Mind 116 (463):523 - 547 (2007)

Authors
Keith Frankish
University of Sheffield
Abstract
This paper defends direct activism-the view that it is possible to form beliefs in a causally direct way. In particular, it addresses the charge that direct activism entails voluntarism-the thesis that we can form beliefs at will. It distinguishes weak and strong varieties of voluntarism and argues that, although direct activism may entail the weak variety, it does not entail the strong one. The paper goes on to argue that strong voluntarism is non-contingently false, sketching a new argument for that conclusion. This argument does not tell against the weak form of voluntarism, however, and the final part of the paper argues that weak voluntarism, and consequently direct activism, remains a coherent and defensible position.
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DOI 10.1093/mind/fzm523
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References found in this work BETA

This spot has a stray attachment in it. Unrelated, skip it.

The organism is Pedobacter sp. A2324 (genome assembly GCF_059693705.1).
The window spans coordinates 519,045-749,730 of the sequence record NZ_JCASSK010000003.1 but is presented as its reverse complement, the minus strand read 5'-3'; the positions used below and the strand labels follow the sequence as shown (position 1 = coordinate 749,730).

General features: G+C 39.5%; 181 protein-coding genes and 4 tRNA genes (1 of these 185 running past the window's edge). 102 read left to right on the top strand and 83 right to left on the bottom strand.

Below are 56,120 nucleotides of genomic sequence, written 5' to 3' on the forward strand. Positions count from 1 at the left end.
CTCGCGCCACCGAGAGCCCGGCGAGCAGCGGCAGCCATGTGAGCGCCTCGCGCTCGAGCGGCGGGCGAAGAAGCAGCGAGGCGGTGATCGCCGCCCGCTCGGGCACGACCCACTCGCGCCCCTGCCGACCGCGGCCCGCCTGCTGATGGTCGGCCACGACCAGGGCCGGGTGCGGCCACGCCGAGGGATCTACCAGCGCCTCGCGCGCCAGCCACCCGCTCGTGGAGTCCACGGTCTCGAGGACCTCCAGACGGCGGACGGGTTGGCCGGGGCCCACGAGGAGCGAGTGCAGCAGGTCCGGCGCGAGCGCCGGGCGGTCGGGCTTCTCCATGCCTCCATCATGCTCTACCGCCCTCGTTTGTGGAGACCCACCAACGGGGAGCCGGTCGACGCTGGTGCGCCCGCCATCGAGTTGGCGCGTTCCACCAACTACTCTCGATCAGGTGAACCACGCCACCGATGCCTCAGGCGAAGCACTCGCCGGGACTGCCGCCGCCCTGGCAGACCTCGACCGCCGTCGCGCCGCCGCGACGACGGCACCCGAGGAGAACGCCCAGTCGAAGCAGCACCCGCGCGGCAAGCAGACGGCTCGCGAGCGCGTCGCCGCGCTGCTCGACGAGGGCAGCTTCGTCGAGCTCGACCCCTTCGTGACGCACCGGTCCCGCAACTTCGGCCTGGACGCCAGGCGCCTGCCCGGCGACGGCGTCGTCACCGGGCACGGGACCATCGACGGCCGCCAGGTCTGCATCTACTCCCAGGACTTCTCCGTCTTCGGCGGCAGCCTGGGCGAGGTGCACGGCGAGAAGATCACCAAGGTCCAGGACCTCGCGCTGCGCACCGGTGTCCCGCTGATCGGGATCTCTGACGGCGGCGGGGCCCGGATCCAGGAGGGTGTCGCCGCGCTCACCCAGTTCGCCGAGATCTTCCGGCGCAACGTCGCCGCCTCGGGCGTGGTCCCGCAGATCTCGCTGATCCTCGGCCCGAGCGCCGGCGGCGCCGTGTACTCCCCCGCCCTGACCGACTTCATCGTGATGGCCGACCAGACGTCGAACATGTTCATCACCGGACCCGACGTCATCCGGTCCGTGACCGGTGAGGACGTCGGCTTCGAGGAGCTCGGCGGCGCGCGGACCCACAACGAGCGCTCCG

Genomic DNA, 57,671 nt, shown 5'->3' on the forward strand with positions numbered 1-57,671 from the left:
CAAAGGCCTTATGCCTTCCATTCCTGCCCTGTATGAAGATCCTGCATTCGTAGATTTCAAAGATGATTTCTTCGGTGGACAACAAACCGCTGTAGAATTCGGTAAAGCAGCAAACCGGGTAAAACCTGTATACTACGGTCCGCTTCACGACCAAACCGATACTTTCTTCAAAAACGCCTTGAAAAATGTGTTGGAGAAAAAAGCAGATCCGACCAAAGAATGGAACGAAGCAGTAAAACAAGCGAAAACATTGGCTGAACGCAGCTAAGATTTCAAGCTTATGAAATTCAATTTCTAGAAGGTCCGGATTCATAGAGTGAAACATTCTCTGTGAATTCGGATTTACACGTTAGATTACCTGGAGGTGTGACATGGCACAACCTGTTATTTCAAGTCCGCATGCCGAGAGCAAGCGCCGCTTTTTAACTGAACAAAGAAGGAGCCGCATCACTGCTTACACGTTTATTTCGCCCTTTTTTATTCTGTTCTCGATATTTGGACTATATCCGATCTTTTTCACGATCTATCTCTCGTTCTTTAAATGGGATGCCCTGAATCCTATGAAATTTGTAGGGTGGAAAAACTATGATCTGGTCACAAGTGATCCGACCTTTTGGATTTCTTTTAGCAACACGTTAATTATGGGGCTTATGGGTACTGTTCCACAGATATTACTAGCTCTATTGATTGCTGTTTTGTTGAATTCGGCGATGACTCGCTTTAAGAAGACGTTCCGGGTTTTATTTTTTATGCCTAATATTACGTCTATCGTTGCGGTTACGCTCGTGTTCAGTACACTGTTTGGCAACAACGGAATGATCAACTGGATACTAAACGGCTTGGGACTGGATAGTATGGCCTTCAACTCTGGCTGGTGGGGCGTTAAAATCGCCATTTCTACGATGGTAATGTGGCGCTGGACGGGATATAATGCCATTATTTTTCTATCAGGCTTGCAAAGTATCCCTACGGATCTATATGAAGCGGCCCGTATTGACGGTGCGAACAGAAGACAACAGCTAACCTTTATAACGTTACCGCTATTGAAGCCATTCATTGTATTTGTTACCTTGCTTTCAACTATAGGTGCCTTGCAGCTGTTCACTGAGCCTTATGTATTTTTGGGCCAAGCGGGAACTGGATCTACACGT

Change in View.Gilbert Harman - 1986 - MIT Press.
Judgement and Justification.William G. Lycan - 1988 - Cambridge University Press.
An Essay on Belief and Acceptance.L. Jonathan Cohen - 1992 - New York: Clarendon Press.
Deciding to Believe.Bernard Williams - 1970 - In Problems of the Self. Cambridge University Press. pp. 136--51.
The Common Mind.Philip Pettit - 1993 - Oxford University Press.

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Citations of this work BETA

The Illusion of Exclusivity.Conor McHugh - 2015 - European Journal of Philosophy 23 (4):1117-1136.
Partial Belief and Flat-Out Belief.Keith Frankish - 2009 - In Franz Huber & Christoph Schmidt-Petri (eds.), Degrees of Belief. Springer. pp. 75--93.
Believing at Will is Possible.Rik Peels - 2015 - Australasian Journal of Philosophy 93 (3):1-18.
Epistemic Deontology and Voluntariness.Conor McHugh - 2012 - Erkenntnis 77 (1):65-94.
Permissivism, Underdetermination, and Evidence.Elizabeth Jackson & Margaret Greta Turnbull - forthcoming - In Clayton Littlejohn & Maria Lasonen-Aarnio (eds.), The Routledge Handbook of the Philosophy of Evidence. New York: Routledge. pp. 1-13.

View all 23 citations / Add more citations

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